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Addressing these vulnerabilities will likely mean diversifying supply chains to reduce dependency on any given supplier. Meanwhile, localizing supply chains can help to address carbon-emissions targets in the context of a company’s net-zero goals. But it can also reduce dependency on international logistics, which have been traumatized by the ongoing Covid-19 pandemic, and continue to suffer as a result of the Russia-Ukraine conflict: according to a report last year by the International Chamber of Shipping (ICS), more than 14 per cent of the world’s seafarers are either from Russia or Ukraine – a figure that suggests the maritime shipping industry could see increasing labor shortages for some time to come [4] .

You have to be customer focused, but customers have changed their way of living in the last two years

Hartong says that companies should try to make their supply chains more customer focused, matching marketing strategies with supply chains to concentrate on products that are either in stock or readily available. Yet he also acknowledges that the pandemic has upended consumer habits, making it much more challenging for companies to predict what customers are prepared to buy.

“You have to be customer focused, but customers have changed their way of living in the last two years,” he says. “Many companies are still trying to work out whether they will revert to their old habits, whether newly acquired habits will stick or whether a hybrid version of the two will endure.”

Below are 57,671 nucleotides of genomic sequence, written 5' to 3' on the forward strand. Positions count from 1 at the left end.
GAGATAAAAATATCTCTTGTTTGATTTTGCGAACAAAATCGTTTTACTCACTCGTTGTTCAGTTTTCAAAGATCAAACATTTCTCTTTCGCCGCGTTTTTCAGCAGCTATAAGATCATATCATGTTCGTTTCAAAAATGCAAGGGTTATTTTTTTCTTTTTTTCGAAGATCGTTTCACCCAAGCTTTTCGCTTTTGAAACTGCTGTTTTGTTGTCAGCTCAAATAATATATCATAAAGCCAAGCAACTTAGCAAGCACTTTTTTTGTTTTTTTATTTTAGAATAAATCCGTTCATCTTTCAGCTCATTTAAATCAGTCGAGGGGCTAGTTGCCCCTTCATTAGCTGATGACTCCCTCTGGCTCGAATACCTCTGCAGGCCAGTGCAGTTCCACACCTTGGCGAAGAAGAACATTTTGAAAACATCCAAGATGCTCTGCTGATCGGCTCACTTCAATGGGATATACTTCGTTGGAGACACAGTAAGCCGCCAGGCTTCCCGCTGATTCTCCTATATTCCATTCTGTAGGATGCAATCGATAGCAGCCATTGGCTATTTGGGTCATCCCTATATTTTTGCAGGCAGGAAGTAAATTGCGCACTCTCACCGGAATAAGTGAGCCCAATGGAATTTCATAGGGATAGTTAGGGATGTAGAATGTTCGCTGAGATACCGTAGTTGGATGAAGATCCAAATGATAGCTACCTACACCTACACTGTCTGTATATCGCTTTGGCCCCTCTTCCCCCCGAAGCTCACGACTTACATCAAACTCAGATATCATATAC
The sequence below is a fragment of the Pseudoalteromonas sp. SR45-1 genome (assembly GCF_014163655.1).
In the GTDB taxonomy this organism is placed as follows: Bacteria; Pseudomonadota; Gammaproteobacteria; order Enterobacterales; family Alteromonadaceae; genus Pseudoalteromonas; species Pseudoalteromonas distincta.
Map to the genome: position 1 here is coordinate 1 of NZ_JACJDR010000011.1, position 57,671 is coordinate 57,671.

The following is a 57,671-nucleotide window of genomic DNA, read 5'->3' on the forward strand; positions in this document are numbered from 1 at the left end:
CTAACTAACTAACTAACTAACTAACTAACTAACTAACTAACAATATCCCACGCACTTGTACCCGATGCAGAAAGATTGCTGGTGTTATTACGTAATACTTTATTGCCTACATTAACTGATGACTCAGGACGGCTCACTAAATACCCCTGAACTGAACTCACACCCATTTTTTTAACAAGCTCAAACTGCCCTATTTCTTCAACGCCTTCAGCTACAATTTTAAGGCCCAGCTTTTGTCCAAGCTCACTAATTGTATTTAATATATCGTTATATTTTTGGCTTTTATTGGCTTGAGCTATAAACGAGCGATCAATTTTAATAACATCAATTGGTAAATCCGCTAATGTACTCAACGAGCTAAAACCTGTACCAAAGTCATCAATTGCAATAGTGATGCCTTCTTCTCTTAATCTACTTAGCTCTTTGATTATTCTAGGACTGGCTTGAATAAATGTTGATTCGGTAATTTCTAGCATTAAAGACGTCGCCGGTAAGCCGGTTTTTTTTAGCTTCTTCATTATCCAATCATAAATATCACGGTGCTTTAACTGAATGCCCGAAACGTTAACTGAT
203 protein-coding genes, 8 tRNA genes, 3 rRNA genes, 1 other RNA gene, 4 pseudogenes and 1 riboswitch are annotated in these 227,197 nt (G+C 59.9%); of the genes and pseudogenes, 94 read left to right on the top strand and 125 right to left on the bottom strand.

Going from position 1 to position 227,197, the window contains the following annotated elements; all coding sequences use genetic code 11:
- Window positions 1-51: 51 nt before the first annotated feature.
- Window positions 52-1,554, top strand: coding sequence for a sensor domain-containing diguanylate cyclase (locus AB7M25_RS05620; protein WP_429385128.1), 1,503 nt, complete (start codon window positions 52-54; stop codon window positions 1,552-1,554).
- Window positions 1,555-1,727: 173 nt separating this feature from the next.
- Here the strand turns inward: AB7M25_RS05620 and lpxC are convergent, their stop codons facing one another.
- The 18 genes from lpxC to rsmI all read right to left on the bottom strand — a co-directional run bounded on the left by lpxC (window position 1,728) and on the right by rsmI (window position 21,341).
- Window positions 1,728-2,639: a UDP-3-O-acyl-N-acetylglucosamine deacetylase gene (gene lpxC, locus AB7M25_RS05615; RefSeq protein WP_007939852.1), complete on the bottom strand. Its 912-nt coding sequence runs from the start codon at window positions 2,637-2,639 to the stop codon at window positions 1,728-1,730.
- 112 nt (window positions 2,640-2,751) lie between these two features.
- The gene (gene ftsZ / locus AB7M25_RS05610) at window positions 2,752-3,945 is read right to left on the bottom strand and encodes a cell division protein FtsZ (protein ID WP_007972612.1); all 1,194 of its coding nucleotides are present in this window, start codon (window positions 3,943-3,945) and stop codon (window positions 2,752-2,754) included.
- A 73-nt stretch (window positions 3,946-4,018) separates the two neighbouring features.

Vivien Bilquez, Principal Cyber Risk Engineer at Zurich Insurance Group, insists that companies responding to ongoing disruptions should be investing in increased digitization of supply chains, which brings advantages such as data replication, recovery capabilities and data-access traceability. At the same time, it is important to use artificial intelligence to anticipate, monitor and respond to future supply-chain shocks.

But he also insists that companies should re-examine cybersecurity, which is an essential but often overlooked dimension of modern supply chains. “The multiple flows of data to and from a company are a central part of today’s supply chains, and any disruption, interception, redirection or eavesdropping of that data flow can compromise the entire company.”

Bilquez says that while many companies outsource their data-processing services to cloud-service providers, which can be less expensive than on premise and also more secure given that cloud services provide cyber-security-embedded features and apply security patches systematically and quickly, they should document all outsourcing in a register and conduct greater risk assessments. And they should also ensure that contracts with cloud services include information-security and data-protection requirements which can be monitored through dashboards and specific alerting processes.

Business continuity and recovery capabilities, data portability, right to audit or right to exit are other important aspects that companies must have in their outsourcing contracts. “Companies should really pay close attention to their data contracts as a basic part of making sure their supply chain is resilient,” he says.

Ultimately, argues Hartong, overcoming today’s challenging supply-chain environment requires planning on a scale – and with a depth – few companies have undertaken before. “It sounds like a contradiction but companies need to get used to expecting the unexpected – and to be prepared for it when it happens.”